In the words of former Los Angeles United School District Board of Education President Caprise Young, ICEF exhibited “substantial bad judgement and lack of transparency with [its] finances,” which lead Piscal’s organization to a financial near-death experience in 2010. This is all despite cutting corners.
Apparently, employees complained of supply shortages, and were worked long hours with no additional compensation. It’s no suprise that teacher turnover ranged from 10 to 50 percent each year in ICEF’s schools, which served 4,500 students.
An even larger corporate charter school outfit, Alliance, wished to purchase the struggling company, but the sale fell though. It was ultimately new investors and uber-rich donors sympathetic to the charter school movement that prevented the total dissolution of the Inner City Educational Foundation.
As for ICEF’s founder, Mike Pascal, he had to go. According to the Los Angeles Times, Piscal resigned amidst the controversy in October of 2010. Los Angeles social justice writer and education advocate Robert D. Skeels, who followed the situation closely, asked in early 2011 “Where’s the money, Mike?” concluding that even if there was no criminal malfeasance, Piscal would have committed “the most unconscionably incompetent accounting of all time”.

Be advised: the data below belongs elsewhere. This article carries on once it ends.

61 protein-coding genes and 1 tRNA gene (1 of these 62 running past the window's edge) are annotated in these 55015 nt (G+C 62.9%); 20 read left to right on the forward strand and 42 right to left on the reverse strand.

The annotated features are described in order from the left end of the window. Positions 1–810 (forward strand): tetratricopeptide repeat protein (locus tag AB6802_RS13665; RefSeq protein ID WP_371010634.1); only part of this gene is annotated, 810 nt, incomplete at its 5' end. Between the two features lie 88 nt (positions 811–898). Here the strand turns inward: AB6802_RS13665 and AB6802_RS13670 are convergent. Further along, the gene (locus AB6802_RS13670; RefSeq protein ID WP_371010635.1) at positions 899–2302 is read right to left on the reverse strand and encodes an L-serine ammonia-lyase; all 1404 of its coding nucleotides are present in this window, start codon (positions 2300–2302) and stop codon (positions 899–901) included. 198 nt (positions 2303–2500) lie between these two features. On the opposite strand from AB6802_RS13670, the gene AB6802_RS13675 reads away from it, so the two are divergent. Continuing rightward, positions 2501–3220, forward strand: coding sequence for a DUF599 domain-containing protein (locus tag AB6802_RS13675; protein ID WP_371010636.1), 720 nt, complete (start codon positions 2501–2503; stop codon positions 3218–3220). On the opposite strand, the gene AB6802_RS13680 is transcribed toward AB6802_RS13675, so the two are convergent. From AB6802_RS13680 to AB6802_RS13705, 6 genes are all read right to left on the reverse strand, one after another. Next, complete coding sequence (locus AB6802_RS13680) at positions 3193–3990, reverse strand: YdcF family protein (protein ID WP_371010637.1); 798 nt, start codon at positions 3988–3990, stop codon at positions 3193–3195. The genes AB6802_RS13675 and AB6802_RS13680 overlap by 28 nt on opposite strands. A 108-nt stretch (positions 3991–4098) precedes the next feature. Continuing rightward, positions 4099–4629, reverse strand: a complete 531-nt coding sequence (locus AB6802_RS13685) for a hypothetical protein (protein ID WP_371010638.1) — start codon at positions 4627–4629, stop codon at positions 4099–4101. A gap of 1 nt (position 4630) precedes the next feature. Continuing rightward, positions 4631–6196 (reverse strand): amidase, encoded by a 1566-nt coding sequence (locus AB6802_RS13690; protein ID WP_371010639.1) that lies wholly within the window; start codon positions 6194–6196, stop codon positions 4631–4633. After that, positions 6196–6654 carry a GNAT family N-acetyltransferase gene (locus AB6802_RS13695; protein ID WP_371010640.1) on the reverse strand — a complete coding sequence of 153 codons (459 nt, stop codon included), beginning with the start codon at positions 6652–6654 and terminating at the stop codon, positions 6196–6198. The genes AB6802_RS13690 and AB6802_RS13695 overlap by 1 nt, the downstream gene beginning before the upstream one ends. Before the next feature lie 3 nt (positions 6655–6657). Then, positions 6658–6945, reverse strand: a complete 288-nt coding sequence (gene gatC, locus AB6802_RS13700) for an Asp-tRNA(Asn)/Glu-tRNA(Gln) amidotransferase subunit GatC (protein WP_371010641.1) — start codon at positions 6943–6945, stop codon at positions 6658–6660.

Piscal next spent a couple of rather unclear years working as executive director at Andre Agassi’s College Preparatory Academy, part of the tennis star’s once troubled Las Vegas charter school network.
Now he is in our midst, making promises of college achievement to parents that want nothing more than to get there. At least initially, he brought one of his shamed ICEF friends along.
On his Board of Trustees during his first New Jersey application – which was denied – was Mike’s relative, John Piscal, CFO of ICEF from 2001 until 2007 before serving as the doomed outfit’s Chief Development Officer.
As Mr Piscal dashes around the country like a corporate executive – from California, to Vegas, to New Jersey – on behalf of his management organization, this blogger can’t help but question commitment that his self-proclaimed “entrepreneur” has for any given community.